Contributions to individual retirement accounts (IRAs) and 401 (k) accounts are limited by law, in part so that people with high incomes benefit no more than the average worker. Of course, as with other tax-advantaged retirement plans, the Internal Revenue Service (IRS) has specific rules regarding Roth IRAs. These rules cover contribution limits, income limits, and how you can withdraw your money. Under certain conditions, Roth IRAs also allow tax-free withdrawals of earnings, which are taxable in a traditional IRA.
You may or may not be able to claim a deduction from your traditional IRA contributions, depending on whether you or your spouse are covered by an employer-sponsored retirement plan, your filing status, and your modified adjusted gross income (MAGI). You pay taxes on your dollars before you contribute, but you get tax-free growth and withdrawals in retirement. Account holders also have three years to pay the tax due on withdrawals, rather than due it in the current year, or they can refund the withdrawal and avoid owing any tax even if the amount exceeds the annual contribution limit for that type of retirement account. The incentive to contribute to a roth ira is to generate savings for the future, not to get a current tax deduction.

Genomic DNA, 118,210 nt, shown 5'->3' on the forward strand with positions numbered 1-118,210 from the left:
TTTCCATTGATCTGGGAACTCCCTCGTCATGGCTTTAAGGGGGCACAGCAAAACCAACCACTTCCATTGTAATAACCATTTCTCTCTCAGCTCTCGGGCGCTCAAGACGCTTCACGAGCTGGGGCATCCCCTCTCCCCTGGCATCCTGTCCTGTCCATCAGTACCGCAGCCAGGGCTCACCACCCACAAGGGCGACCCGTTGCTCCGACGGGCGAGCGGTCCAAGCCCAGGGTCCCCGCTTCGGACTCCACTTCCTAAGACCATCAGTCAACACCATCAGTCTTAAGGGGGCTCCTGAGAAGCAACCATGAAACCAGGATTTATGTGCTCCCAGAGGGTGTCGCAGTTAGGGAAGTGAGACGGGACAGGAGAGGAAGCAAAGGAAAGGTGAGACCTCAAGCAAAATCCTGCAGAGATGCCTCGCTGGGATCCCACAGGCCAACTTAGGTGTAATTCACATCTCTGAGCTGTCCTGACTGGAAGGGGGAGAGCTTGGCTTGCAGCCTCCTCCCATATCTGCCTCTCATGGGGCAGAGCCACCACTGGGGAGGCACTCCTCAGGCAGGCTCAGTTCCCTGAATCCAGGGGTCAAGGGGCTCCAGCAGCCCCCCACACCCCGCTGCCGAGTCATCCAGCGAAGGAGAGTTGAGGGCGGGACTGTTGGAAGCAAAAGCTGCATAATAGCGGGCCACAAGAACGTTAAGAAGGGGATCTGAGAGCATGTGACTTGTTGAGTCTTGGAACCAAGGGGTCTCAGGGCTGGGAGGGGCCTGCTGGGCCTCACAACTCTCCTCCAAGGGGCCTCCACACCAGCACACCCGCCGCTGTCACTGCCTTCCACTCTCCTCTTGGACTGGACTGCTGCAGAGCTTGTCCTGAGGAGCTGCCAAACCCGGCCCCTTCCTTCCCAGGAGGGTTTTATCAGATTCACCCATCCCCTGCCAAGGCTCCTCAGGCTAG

A Roth Individual Retirement Account (IRA) can be a great way to save money for your retirement years. As long as you continue to work, there is no age limit on how you can contribute to a traditional IRA. In addition to the general contribution limit that applies to both Roth IRAs and traditional IRAs, your Roth IRA contribution may be limited based on your filing status and income. For example, those tax-free Roth withdrawals in retirement will not contribute to your taxable income, which is used to determine how much you pay for Medicare, including surcharges (also known as monthly income-related adjustment amounts or IRMAA).
You can withdraw your Roth IRA contributions at any time, for any reason, without having to pay taxes or penalties. If you file a joint return, you may be able to contribute to an IRA even if you didn't have taxable compensation while your spouse did. You should also note that the deadline for IRA contributions for any given fiscal year is tax day, usually around April 15 of the following calendar year. By paying taxes on those contributions while your income or tax rate is lower, you'll get the benefit of tax-free money later, when it counts higher.
Couples with very disparate incomes may be tempted to add the name of the highest-earning spouse to a Roth account to increase the amount they can contribute. If your income is above certain thresholds, you may not be eligible for a Roth IRA or your contributions may be limited. So, if you have the money and meet income limits, you can contribute to a 401 (k) plan at work and then contribute to your own Roth IRA account.